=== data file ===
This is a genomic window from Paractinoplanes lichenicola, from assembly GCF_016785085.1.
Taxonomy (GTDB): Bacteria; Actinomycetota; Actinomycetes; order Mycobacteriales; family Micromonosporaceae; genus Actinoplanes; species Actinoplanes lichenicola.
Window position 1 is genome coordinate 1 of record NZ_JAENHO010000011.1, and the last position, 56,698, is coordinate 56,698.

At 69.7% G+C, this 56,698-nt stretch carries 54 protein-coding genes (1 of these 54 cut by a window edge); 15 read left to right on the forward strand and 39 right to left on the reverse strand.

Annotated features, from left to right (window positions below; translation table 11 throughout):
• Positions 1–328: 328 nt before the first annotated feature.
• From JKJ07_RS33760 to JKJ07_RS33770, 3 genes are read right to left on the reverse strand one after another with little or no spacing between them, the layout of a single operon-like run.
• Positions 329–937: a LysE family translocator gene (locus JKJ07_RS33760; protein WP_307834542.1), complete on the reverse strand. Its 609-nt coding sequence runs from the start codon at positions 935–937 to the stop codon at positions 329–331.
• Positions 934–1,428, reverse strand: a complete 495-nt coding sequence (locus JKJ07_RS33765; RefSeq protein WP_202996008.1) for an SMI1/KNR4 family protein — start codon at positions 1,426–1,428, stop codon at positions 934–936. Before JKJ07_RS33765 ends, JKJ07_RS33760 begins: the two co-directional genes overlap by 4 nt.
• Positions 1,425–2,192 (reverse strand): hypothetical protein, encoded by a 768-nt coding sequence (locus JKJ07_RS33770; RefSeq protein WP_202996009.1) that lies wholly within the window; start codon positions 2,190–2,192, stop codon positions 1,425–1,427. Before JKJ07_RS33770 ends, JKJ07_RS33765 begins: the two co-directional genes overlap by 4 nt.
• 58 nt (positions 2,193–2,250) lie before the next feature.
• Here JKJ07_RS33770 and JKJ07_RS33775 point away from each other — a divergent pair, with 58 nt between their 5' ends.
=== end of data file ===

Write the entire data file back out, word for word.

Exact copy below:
This is a genomic window from Paractinoplanes lichenicola, from assembly GCF_016785085.1.
Taxonomy (GTDB): Bacteria; Actinomycetota; Actinomycetes; order Mycobacteriales; family Micromonosporaceae; genus Actinoplanes; species Actinoplanes lichenicola.
Window position 1 is genome coordinate 1 of record NZ_JAENHO010000011.1, and the last position, 56,698, is coordinate 56,698.

At 69.7% G+C, this 56,698-nt stretch carries 54 protein-coding genes (1 of these 54 cut by a window edge); 15 read left to right on the forward strand and 39 right to left on the reverse strand.

Annotated features, from left to right (window positions below; translation table 11 throughout):
• Positions 1–328: 328 nt before the first annotated feature.
• From JKJ07_RS33760 to JKJ07_RS33770, 3 genes are read right to left on the reverse strand one after another with little or no spacing between them, the layout of a single operon-like run.
• Positions 329–937: a LysE family translocator gene (locus JKJ07_RS33760; protein WP_307834542.1), complete on the reverse strand. Its 609-nt coding sequence runs from the start codon at positions 935–937 to the stop codon at positions 329–331.
• Positions 934–1,428, reverse strand: a complete 495-nt coding sequence (locus JKJ07_RS33765; RefSeq protein WP_202996008.1) for an SMI1/KNR4 family protein — start codon at positions 1,426–1,428, stop codon at positions 934–936. Before JKJ07_RS33765 ends, JKJ07_RS33760 begins: the two co-directional genes overlap by 4 nt.
• Positions 1,425–2,192 (reverse strand): hypothetical protein, encoded by a 768-nt coding sequence (locus JKJ07_RS33770; RefSeq protein WP_202996009.1) that lies wholly within the window; start codon positions 2,190–2,192, stop codon positions 1,425–1,427. Before JKJ07_RS33770 ends, JKJ07_RS33765 begins: the two co-directional genes overlap by 4 nt.
• 58 nt (positions 2,193–2,250) lie before the next feature.
• Here JKJ07_RS33770 and JKJ07_RS33775 point away from each other — a divergent pair, with 58 nt between their 5' ends.